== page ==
Mortgage Delinquency Still Haunts Hurricane-Affected States
States affected by the brutal hurricanes from 2017 are still struggling against mortgage delinquencies, according to a recent report. The slight decline in the delinquency rate for January looks to be a small win, though February has these states finding themselves in trouble once again.
"Nationwide, the 30-day delinquency rate was 4.3%, down 21 basis points from January but up 210 basis points from February 2017, according to the Black Knight First Look report," according to National Mortgage News.
"There were nearly 2.2 million homes where the borrower was 30 days or more late with their payments as of Feb. 28. That is a decline of 4,000 from January but an increase of 63,000 from February 2017."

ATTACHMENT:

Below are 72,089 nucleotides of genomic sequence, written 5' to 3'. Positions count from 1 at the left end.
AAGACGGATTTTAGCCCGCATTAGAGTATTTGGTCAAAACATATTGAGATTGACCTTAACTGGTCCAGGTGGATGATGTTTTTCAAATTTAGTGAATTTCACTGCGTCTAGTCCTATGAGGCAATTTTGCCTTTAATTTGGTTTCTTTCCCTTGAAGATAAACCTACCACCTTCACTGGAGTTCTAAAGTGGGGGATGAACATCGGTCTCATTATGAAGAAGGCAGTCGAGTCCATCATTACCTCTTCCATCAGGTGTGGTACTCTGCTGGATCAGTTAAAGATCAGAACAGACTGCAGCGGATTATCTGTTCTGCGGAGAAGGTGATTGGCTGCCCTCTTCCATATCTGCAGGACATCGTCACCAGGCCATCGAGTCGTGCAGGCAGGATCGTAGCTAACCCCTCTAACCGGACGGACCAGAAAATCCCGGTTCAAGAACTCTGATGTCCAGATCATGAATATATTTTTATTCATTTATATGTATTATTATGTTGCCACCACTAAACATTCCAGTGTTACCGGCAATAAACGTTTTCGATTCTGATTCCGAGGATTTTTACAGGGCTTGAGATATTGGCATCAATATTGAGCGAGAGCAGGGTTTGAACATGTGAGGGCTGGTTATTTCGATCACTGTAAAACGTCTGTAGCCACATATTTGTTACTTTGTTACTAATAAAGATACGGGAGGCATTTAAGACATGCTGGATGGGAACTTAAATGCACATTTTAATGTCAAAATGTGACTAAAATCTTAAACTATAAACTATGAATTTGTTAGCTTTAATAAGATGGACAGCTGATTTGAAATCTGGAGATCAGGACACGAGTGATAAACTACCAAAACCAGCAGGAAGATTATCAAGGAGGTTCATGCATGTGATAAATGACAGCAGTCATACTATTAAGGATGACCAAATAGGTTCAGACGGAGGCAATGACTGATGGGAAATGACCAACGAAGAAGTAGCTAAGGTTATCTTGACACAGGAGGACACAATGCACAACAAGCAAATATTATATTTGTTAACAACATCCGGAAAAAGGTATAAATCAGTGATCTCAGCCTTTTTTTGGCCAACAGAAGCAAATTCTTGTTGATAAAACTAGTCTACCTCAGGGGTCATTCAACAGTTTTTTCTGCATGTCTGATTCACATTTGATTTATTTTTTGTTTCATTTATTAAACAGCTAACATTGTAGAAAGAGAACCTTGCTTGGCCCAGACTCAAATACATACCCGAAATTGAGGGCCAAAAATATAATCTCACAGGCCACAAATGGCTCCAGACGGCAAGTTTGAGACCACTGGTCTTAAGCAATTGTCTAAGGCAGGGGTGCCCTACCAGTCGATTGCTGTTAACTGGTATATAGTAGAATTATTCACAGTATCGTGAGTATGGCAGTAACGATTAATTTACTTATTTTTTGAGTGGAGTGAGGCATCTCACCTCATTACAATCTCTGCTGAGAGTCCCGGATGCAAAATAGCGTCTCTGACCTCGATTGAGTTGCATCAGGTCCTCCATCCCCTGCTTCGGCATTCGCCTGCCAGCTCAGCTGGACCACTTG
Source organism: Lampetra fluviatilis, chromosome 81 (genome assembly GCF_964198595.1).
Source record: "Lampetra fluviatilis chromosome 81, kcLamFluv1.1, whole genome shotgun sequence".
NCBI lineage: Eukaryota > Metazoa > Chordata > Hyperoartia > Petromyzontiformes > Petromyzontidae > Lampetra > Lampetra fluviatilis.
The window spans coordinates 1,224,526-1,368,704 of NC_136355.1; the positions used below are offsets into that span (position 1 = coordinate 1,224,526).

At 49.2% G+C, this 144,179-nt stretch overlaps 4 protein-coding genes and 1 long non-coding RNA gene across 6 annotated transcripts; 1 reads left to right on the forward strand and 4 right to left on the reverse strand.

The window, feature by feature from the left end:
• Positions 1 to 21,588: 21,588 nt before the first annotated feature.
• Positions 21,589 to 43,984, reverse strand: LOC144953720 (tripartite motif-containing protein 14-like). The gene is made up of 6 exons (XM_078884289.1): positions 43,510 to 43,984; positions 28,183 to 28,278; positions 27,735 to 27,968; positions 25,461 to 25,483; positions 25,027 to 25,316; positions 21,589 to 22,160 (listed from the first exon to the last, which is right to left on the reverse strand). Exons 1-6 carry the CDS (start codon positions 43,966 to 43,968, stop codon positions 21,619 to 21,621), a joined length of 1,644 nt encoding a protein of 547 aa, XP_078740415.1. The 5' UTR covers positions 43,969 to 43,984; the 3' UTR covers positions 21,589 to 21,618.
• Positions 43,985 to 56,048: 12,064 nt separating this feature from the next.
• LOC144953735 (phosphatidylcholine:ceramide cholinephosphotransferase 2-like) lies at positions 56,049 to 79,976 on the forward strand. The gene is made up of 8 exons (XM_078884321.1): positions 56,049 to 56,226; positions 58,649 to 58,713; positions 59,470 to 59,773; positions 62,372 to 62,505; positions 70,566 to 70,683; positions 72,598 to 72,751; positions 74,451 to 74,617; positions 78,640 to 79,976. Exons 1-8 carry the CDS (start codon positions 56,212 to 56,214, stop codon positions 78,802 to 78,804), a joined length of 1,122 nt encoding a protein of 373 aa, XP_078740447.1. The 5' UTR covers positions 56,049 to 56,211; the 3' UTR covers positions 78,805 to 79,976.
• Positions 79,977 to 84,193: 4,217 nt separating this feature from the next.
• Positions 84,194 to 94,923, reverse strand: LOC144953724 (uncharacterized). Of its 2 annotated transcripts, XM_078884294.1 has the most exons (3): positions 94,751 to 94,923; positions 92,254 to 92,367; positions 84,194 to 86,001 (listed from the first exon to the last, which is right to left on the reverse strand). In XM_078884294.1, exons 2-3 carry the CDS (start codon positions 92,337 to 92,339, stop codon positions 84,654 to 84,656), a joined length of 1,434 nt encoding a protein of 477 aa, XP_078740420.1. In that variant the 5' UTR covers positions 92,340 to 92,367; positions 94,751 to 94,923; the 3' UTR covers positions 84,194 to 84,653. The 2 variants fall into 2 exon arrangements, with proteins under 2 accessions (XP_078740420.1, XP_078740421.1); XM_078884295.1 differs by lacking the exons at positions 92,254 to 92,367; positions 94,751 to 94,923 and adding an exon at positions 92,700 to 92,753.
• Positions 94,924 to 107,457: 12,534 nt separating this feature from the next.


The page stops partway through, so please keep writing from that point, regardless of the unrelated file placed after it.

The obvious culprits behind this abnormal rise in the delinquency rate are hurricanes Harvey and Irma. 30-day-plus delinquencies would have actually been down 76,000 from the year before, according to the report. Unfortunately, with the storms, 30-day-plus delinquencies are actually up 63,000.
"There are now 697,000 seriously delinquent properties, defined as 90 days or more past due but not yet in foreclosure, with 128,000 of them located in Texas, Florida and Georgia," according to NMN.
To learn more about the current delinquency rate for states affected by hurricanes Harvey and Irma, click on the image above.